It’s strange how we lump so many of our contacts in one place. Some of my contacts on Facebook are professional. They are people who I don’t mind knowing most of my business, but I would prefer them to stay out of certain segments of my life like my dating situation. Some of them are my family. They don’t care what goes on in my professional life. Some are old drinking buddies. What’s odd is that I have grouped all of these people in one place, which is Facebook. Why do we do this? Well, it’s kind of hard to turn down friend requests from people you actually know and see regularly.

It’s this lumping of contacts that has me concerned about Facebook Places, primarily the feature that allows your friends to tag where you are. Granted, some of these issues were present with the tagging of photos and I acknowledge this. It just seems a lot easier to tag your friends with a place than in a photo. What do you do when these types of issues get presented to your “lump” of friends?

1.) It’s very unfortunate, but some people cannot come out as homosexual. It’s literally a matter of their physical safety and emotional well being. What happens when someone is outed by getting tagged at a gay club on Facebook? Could it affect their employment or family relationships? While I wish society could just accept different lifestyles, I also acknowledge that privacy isn’t just a a matter of “hiding” things–it can protect us from conversations we might not be ready to have and even physical violence.
2.) Imagine you hate your job. You decide you want to go to a Bootstrap Austin meetup to learn to start your own company. So as to support the group, someone tags your location at this meetup. Your boss sees this and notices there would be no reason you would be there except to leave his company. Although you had planned to leave in six months, you now have to leave tomorrow.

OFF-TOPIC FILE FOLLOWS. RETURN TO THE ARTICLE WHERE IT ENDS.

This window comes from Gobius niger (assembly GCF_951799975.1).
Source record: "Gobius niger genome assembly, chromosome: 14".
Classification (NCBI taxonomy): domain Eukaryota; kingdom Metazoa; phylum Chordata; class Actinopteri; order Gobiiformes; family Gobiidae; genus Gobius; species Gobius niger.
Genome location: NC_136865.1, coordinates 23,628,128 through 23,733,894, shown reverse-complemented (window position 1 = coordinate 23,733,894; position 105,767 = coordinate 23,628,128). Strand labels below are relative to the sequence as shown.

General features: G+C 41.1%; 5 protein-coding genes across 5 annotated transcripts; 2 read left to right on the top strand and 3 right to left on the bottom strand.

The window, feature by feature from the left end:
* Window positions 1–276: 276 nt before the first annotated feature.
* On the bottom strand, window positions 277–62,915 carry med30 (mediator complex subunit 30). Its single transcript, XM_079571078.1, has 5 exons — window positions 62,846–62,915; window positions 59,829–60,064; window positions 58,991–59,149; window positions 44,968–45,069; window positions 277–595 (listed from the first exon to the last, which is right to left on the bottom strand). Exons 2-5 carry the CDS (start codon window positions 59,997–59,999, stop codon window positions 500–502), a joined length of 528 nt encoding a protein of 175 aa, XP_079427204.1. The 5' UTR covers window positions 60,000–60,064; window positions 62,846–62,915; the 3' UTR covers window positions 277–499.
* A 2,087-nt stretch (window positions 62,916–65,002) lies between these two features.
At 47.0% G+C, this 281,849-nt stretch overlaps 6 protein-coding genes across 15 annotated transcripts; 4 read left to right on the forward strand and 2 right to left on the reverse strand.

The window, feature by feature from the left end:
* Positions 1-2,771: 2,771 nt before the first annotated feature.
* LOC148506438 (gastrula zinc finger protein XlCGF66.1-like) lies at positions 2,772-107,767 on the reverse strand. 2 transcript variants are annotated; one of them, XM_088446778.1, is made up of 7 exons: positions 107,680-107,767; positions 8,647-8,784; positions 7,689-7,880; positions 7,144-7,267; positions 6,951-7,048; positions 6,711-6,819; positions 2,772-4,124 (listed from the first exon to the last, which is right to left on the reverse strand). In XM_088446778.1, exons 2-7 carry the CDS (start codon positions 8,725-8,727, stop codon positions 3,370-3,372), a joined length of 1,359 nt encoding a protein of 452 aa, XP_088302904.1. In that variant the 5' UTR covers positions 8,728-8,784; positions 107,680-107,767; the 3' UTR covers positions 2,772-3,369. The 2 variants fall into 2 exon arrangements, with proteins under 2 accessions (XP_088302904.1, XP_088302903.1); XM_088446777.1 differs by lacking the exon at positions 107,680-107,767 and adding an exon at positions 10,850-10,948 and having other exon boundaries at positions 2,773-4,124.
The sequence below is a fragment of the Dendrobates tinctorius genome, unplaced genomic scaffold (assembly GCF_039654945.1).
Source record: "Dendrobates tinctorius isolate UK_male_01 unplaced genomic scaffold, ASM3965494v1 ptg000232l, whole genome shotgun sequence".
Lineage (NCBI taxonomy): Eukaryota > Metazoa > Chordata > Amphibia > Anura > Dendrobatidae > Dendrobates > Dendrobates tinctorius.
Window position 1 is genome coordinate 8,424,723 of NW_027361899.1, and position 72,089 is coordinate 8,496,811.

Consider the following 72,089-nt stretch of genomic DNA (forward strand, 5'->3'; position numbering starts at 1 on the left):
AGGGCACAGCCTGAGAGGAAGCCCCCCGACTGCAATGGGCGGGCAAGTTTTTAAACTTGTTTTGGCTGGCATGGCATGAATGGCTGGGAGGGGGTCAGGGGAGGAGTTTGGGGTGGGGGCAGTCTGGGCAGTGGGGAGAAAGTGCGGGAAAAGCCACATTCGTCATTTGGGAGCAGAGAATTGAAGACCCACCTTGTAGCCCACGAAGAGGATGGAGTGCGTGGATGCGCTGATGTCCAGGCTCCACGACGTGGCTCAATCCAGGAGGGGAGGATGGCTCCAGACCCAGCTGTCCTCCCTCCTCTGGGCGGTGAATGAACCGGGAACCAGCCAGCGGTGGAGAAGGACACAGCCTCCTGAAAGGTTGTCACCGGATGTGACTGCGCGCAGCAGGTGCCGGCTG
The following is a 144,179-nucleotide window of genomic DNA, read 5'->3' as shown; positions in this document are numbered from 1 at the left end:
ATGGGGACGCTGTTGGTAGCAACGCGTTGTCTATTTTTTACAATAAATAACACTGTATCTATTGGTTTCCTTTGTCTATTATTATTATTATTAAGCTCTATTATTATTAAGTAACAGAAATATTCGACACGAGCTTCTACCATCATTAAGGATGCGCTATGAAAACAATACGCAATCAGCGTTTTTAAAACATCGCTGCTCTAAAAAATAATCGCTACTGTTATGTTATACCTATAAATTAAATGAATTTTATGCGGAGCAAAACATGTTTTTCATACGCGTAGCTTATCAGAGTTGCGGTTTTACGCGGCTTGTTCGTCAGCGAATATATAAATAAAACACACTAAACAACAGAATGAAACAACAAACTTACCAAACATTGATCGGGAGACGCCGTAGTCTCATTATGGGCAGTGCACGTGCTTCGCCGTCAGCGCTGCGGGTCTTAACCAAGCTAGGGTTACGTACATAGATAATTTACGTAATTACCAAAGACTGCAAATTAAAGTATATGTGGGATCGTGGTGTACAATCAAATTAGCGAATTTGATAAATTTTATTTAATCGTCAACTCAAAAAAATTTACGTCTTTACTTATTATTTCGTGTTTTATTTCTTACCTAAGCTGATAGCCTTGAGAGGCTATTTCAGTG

3.) My parents are Catholic. I myself do not consider myself Catholic. If someone checks me into a church that isn’t Catholic and my dad sees it on Facebook, it brings up a conversation I’d just assume not have (again).

I opted out of letting my friends check me in. It’s not that I don’t trust my friends. It’s that they might not know what is going on in my life and the implications of doing so, and I’d rather not think about it. I don’t see enough benefit to allowing others to check me in. So while Facebook Places is not the end of online privacy as we know it, we should think critically about its implications before blindly embracing it. My concern stems that most people who use Facebook have not even heard of Places and may face a rude awakening of sorts.

These are not new issues, but they are becoming increasingly more key to evaluate as social networks push us into becoming more and more public with information that was formerly private. Is this rapid transparency a force of good that will cause people to be more authentic? Is our society ready for this?

Jul 27

Social Media Strategy–Who’s in Charge?

I spoke with Tom Parish yesterday about social media strategy and large companies. Be authentic. Check. Be transparent. Check. Be…organized?

Wha? The social media strategy guy at the conference didn’t preach that on stage when he was waving his book around.